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Family shoot with 85 1.4/35 2

Discussion in 'Formal Portraits and Weddings' started by Kemnik, Oct 5, 2008.

  1. Kemnik

    Kemnik

    Aug 21, 2007
    San Jose, CA
    I was commissioned to do a kid/family shoot for a family before they head back to Cambodia. Here are some results. Even though I did use the 35 for the LARGE group shots, I found myself running like a football player to get far enough to use the 85 1.4 and just loved it!!! And by the way, the Nikon CLS system fired perfectly 20 feet away in daylight no problems. Although one thing I do when using two flash heads is turn the right one backwards, then swivel the head back forward, so both IR windows are facing inwards towards me.

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  2. I liked #6 the most !
     
  3. Congratulations on the gig, Kurt. Are you using LR2 presets, or creating your own?
     
  4. Memories to last a lifetime. Those are great, Kurt
     
  5. Kemnik

    Kemnik

    Aug 21, 2007
    San Jose, CA
    Thanks Desmond!

    Thanks Frank. I'm using my own presents. I think I sent you some via e-mail; did you get them? But sometimes, I'll take a pres-set from others and modify it or use it as a staring point. You'll find there is only so much you can do in LR so many of the presets are similar so I just use them as a starting point. If I like what I did, I save it as my own version of something. The one exception here is the one with burn't edges which was a LR preset + texture in photoshop (before my hard drive went wonky). Most of these are out of camera + standard RAW processing like contrast, saturation, exposure, white balance, etc.

    Thanks!
     
  6. the first and last ones are excellent! The second to last picture is also really cool. It makes me think of a picture that maybe their parents or grandparents might have taken.
     
  7. Kemnik

    Kemnik

    Aug 21, 2007
    San Jose, CA
    Thanks, I agree about the old look to it.
     
  8. frede

    frede

    Dec 9, 2006
    Princeton, NJ
    These are awesome Kurt. I'd imagine the family was happy.
     
  9. Kemnik

    Kemnik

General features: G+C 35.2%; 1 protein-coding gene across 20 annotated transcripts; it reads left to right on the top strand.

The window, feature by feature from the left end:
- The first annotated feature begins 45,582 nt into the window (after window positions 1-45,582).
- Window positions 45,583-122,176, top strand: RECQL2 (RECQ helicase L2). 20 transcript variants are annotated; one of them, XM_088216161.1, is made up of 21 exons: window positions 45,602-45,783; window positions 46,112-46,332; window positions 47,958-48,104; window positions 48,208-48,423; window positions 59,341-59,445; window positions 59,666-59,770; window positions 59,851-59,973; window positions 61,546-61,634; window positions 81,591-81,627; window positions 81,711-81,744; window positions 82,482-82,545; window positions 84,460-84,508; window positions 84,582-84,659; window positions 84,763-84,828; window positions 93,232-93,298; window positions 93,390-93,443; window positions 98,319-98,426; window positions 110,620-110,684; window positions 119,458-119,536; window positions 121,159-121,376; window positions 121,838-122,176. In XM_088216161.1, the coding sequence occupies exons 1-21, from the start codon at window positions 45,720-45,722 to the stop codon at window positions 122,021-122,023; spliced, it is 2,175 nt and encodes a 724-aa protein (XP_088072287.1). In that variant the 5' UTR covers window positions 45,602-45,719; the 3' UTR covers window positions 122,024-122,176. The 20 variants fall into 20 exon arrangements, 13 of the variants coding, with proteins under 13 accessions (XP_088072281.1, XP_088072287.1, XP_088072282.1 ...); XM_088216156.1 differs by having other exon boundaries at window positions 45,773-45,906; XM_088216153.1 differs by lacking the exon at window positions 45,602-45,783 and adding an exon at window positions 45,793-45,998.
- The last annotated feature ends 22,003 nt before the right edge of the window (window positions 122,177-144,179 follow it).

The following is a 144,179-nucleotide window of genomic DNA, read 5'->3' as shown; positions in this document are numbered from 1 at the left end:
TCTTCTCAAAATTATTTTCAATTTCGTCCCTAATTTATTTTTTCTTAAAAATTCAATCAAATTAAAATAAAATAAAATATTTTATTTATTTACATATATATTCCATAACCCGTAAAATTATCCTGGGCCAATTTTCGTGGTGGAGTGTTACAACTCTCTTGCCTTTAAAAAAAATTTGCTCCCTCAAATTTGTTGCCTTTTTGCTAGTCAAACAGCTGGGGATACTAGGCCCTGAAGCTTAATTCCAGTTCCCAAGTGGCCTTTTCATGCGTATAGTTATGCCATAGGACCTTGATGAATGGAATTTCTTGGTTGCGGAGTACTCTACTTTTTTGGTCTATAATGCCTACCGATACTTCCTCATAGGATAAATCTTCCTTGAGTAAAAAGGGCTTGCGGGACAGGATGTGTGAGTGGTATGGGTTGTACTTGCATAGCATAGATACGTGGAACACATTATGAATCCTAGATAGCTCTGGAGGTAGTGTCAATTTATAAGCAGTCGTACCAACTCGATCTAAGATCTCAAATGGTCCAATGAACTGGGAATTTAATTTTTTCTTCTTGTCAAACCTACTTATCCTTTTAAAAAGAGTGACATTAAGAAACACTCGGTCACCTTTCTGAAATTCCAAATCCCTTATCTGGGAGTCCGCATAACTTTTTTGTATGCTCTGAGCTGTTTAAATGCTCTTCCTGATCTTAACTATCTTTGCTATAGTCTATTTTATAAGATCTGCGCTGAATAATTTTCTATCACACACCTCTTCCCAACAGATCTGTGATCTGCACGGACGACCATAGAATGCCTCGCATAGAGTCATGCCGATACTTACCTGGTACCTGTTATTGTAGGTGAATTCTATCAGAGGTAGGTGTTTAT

Aug 21, 2007
    San Jose, CA
    Thaks Fred, they were pleased. I'm happy I didn't sell your lens. It is turning out to be quite the money maker. Even when it is not convenient, I try to use it.
     
  10. Great work Kurt! #5 is outstanding, what a little beauty!!
     
  11. Kemnik

    Kemnik

    Aug 21, 2007
    San Jose, CA
    Thanks Sonya!!
     
  12. Nuteshack

    Nuteshack Guest

    WOW!
    :biggrin:
     
  13. Kemnik

    Kemnik

    Aug 21, 2007
    San Jose, CA
    Thanks Obi Wan Nute. It was not at 1.4 Please don't be mad. :biggrin:
     
  14. shtarka1

    shtarka1

    Feb 1, 2008
    Boston
    Very Well Done!!!
     
  15. kiwi

    kiwi

    Jan 1, 2008
    Auckland, NZ
    Hi, very nice, you used two flashes ? Can you explain what you did with the set-up ? I'd love to know
     
  16. Kemnik

    Kemnik

    Aug 21, 2007
    San Jose, CA
    Thanks!

    Thanks!

    I did, the setup is essentially an SB800 camera left on a stand shooting through a 40 something inch umbrella. Flashes are set on remote mode, using Nikon CLS. SB600 camera right (head 180 degrees swivel so IR receptical is facing inward) shooting through a similar umbrella on stand. Both set to 1/2 power. On the camera end I have the D300's on board pop up flash set to commander mode and adjust the two remote flashes (group A and B) output on the back of the LCD screen. In manual mode, I start with the shutter at 1/250th (max shutter sync) and aperture to something I prefer for depth of field. I then check the meter for the scene's exposure in manual mode, matrix metering, without the group in the sho and see where I'm at. The goal here is to underexpose the background by a stop or so (salt to taste here). I do this by moving around the shutter if possible. I try to stay above 1/100th and below the max sync speed. If needed I can adjust ISO or aperture too. I then adjust flash output or aperture as needed for subject exposure. In the shade, usually at ISO 100, 1/2 power is around F8 and 1/4 power F5.6 or there about, depending on the light modifier, etc. During the shoot, I can adjust shutter slower if I want more ambient light. If it is faster than needed, the background goes darker (it doesn't affect the subject exposure).

    Here is an example of the same setup at a different shoot, followed by an image with the results. The latter image is merely testing whether the light is exhibiting fall off at the edges (wanted to ensure my entire group is lit well).

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    Hope this helps.
     
  17. Incredible series! #5 is my favorite.
     
  18. dx379

    dx379

    Jul 9, 2008
    Tulsa, OK
    Those are absolutely wonderful pictures. I hope they are very happy with them. I certainly would be. :smile:

    Jonny
     
  19. Kemnik

    Kemnik

    Aug 21, 2007
    San Jose, CA
    Thanks!

    Thanks.

    Side note:

    One thing that is interesting after looking at the light setup shot, is that you can clearly see a patch of light behind the umbrellas demonstrating just how much light spills from the backs of the umbrellas. The implication here is that you'd be better off from an efficiency standpoint if you are low on power to use a softbox, brolly box, or umbrellas with removable backs to keep the light going in the right direction. That may be obvious to some, but thought this image demonstrated it well.
     
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